Nick Reichheld: The best part of being in this group and performing with them is how well our senses of humor mesh together to create something unique and fun. There’s a good balance of similar and different ideas that are always delighting and surprising us through the creative process. It’s purely fun, exciting, and collaborative and brings genuine joy to everyone in the group when we create and perform. It’s a special thing to be able to do with a group of your best friends.

Maggie Maxwell: The best part of working together is that I think my teammates are just like…nice and fun and talented and I like hanging with them. Umm yeah, I like it. And then I love that we get to make these great shows together. It’s very satisfying to see what we can create each month. We’re really supportive of one another and I feel that is not only just a positive energy to be around but also is the ripe environment in which to do good work. We can give each other, always knowing best intentions, constructive criticism as well as kudos and laughs.

Scott Hercman: The best part is that creative process, sitting together in a room presenting our sketches, riffing on new jokes. The end goal is always to make the audience laugh but there’s a fun rush of presenting your sketch to your friends and making them laugh first.

Adrian Frimpong: We all are extremely funny but also decent human beings to hang with. Outside of comedy, I’m friends with everyone. The process is pretty simple: pitches, write, read, rewrite, rehearse, perform, with rewrites in between the final rehearsals. Eventually, a sketch has to be put down so others can get written.

Sabeeh Jameel: For a lot of us, what brings us together is a desire to keep creating and collaborating. Even though we work on different productions and may spend our day jobs working with very funny people all day, I’m always excited to keep investing my creative energy into writing and performing with different groups and voices. I’ve never seen a group meld and work together as well as this one — having worked with sketch teams, improv teams, and TV productions of all sorts, I can say that’s hard to come by.

Had you been to Texas before? Are you excited to be performing in Austin at the Out of Bounds Comedy festival?

Adrian Frimpong: I’m from Houston, but getting to come back to perform in Austin feels like a homecoming. I remember Out of Bounds Comedy Fest from way back when, and thought how cool it’d be to perform in it.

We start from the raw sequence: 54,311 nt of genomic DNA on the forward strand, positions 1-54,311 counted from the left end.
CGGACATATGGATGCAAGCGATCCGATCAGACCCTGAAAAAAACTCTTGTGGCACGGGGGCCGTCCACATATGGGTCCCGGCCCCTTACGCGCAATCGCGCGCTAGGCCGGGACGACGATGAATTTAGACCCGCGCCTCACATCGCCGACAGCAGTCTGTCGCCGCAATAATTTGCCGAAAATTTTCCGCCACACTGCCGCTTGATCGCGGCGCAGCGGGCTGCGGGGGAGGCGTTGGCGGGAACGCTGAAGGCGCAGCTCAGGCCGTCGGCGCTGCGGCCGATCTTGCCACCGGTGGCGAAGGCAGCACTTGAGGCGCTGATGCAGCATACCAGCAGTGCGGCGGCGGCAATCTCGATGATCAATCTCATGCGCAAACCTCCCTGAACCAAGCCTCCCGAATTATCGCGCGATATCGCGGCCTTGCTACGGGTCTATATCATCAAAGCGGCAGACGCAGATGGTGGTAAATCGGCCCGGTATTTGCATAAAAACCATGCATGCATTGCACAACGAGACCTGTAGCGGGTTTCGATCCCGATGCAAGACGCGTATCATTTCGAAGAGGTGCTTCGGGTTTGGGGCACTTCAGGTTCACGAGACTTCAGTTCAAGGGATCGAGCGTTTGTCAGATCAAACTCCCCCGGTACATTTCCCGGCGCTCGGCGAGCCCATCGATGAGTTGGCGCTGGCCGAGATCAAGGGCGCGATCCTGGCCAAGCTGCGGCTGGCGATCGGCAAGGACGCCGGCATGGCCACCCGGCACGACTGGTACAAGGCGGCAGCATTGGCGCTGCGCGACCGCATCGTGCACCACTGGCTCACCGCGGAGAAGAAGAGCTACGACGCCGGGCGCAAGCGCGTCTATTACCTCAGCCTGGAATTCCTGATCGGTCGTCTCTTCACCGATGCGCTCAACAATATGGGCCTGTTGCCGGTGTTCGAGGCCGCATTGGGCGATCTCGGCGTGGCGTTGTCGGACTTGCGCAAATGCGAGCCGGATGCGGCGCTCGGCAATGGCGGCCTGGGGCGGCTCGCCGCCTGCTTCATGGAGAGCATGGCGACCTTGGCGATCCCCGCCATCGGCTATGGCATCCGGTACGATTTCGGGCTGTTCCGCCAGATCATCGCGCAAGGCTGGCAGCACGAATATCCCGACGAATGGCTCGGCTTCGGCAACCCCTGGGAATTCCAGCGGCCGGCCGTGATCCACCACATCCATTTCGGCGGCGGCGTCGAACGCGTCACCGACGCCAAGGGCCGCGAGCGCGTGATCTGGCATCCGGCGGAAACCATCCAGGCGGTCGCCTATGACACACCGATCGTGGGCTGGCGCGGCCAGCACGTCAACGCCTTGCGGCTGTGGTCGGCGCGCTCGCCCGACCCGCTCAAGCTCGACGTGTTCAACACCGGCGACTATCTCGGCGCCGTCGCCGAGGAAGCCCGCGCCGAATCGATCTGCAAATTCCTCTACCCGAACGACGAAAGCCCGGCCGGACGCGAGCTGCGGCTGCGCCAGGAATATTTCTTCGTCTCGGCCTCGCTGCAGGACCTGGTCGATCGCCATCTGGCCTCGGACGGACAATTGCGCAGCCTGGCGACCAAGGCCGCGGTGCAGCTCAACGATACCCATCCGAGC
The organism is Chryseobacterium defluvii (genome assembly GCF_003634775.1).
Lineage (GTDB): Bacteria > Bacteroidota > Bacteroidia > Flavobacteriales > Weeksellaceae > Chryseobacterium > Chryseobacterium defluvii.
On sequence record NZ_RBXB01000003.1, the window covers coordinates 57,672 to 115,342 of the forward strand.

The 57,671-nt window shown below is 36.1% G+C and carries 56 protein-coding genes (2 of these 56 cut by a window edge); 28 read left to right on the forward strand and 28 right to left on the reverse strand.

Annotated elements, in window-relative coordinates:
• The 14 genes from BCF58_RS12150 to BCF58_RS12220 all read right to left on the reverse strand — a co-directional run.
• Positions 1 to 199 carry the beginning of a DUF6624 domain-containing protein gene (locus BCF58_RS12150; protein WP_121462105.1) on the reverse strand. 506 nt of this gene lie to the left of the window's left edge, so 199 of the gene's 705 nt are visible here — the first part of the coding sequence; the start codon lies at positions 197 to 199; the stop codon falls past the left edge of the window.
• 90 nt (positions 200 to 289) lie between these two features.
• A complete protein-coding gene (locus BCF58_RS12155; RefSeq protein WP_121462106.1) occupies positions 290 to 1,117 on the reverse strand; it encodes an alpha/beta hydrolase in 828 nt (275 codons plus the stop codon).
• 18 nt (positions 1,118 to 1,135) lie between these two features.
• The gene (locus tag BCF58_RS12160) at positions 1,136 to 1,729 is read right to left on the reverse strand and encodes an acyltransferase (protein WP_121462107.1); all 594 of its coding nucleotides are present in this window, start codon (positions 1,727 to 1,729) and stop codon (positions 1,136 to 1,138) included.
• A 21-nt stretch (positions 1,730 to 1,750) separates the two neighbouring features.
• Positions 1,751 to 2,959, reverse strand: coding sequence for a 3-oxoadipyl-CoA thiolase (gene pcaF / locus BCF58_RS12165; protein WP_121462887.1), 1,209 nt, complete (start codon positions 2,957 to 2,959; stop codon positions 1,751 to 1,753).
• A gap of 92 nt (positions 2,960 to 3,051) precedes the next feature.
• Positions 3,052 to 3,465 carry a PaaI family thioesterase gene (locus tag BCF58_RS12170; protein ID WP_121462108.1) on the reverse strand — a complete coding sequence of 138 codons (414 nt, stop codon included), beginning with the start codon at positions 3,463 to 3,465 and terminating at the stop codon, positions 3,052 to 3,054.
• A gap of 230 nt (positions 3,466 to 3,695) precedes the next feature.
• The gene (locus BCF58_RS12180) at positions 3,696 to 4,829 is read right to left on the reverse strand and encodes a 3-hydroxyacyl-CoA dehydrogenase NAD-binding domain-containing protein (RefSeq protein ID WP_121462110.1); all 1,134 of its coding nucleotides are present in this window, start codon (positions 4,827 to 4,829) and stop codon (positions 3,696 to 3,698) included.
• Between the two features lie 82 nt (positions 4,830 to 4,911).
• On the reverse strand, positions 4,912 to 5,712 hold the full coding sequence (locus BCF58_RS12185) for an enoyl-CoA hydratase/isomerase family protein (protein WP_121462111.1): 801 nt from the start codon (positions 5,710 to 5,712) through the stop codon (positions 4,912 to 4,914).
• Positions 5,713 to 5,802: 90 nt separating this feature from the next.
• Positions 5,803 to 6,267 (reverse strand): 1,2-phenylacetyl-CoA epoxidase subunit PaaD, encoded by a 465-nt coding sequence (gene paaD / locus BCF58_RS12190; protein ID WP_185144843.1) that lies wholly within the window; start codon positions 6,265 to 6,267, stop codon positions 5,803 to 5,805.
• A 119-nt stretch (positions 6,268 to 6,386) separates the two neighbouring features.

Jack Blankenship: I’ve never been to Austin before. Austin is such an enigmatic city, we are fascinated with all of the neon signs that decorate the horizon.

Maggie Maxwell: Never been to Texas before, very happy to be here, and I am so happy to be performing at the festival! They say Texas is big but the environment at the festival has been cozy and nice, so I’m enjoying the happy medium!

Scott Hercman: I came to Austin three years ago as a production assistant for “The Daily Show With Jon Stewart” and it’s been a real humbling experience coming back here three years later as a performer. To see how far I’ve come professionally, as well as coming back with this awesome group.

Sabeeh Jameel: I’d heard amazing things about the comedy scene in Austin, and was looking for the opportunity to come here and explore it. OOB has been above and beyond accommodating and provided us with resources and support that were simply too hard to pass up, and the level of talent it draws excites all of us to put forward our best shows this Labor Day weekend.

What’s next? Where can we find you or Kids These Days next?

Jack Blankenship: We have a monthly show at the PIT striker stage in New York City. Tickets sell out every show so make sure to buy them in advance!

Scott Hercman: Sky’s the limit for this group of amazingly talented group of Kids. We are all really hard workers and love what we’re doing. That mix is rare to find, and I think we all get the sense that something really special is happening every time we perform together.

Adrian Frimpong: In New York SketchFest!!!

Catch Kids These Days at the Out of Bounds Comedy Festival at the Fallout Theatre on Saturday, September 1, at 10 PM and Sunday, September 2, at 7 PM. Get tickets to the Out of Bounds Comedy Festival here.  

Follow Kids These Days and their shenanigans on Facebook, Twitter, Instagram and YouTube